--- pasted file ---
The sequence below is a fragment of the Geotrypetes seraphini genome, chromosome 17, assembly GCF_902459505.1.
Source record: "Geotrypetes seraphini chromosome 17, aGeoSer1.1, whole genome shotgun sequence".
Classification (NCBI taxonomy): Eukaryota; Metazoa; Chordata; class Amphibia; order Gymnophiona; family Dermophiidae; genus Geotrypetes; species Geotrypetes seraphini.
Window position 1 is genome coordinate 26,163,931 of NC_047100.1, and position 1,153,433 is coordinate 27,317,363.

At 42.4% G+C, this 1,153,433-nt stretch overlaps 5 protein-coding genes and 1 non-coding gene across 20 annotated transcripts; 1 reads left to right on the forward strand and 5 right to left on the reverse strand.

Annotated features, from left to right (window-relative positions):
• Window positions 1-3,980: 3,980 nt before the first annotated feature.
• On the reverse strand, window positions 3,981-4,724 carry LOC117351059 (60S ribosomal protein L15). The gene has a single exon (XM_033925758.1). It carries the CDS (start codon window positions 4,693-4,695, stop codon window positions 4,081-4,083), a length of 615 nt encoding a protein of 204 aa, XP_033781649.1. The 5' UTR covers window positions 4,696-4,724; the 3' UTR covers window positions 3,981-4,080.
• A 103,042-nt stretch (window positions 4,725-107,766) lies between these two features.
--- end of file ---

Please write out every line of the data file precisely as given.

The sequence below is a fragment of the Geotrypetes seraphini genome, chromosome 17, assembly GCF_902459505.1.
Source record: "Geotrypetes seraphini chromosome 17, aGeoSer1.1, whole genome shotgun sequence".
Classification (NCBI taxonomy): Eukaryota; Metazoa; Chordata; class Amphibia; order Gymnophiona; family Dermophiidae; genus Geotrypetes; species Geotrypetes seraphini.
Window position 1 is genome coordinate 26,163,931 of NC_047100.1, and position 1,153,433 is coordinate 27,317,363.

At 42.4% G+C, this 1,153,433-nt stretch overlaps 5 protein-coding genes and 1 non-coding gene across 20 annotated transcripts; 1 reads left to right on the forward strand and 5 right to left on the reverse strand.

Annotated features, from left to right (window-relative positions):
• Window positions 1-3,980: 3,980 nt before the first annotated feature.
• On the reverse strand, window positions 3,981-4,724 carry LOC117351059 (60S ribosomal protein L15). The gene has a single exon (XM_033925758.1). It carries the CDS (start codon window positions 4,693-4,695, stop codon window positions 4,081-4,083), a length of 615 nt encoding a protein of 204 aa, XP_033781649.1. The 5' UTR covers window positions 4,696-4,724; the 3' UTR covers window positions 3,981-4,080.
• A 103,042-nt stretch (window positions 4,725-107,766) lies between these two features.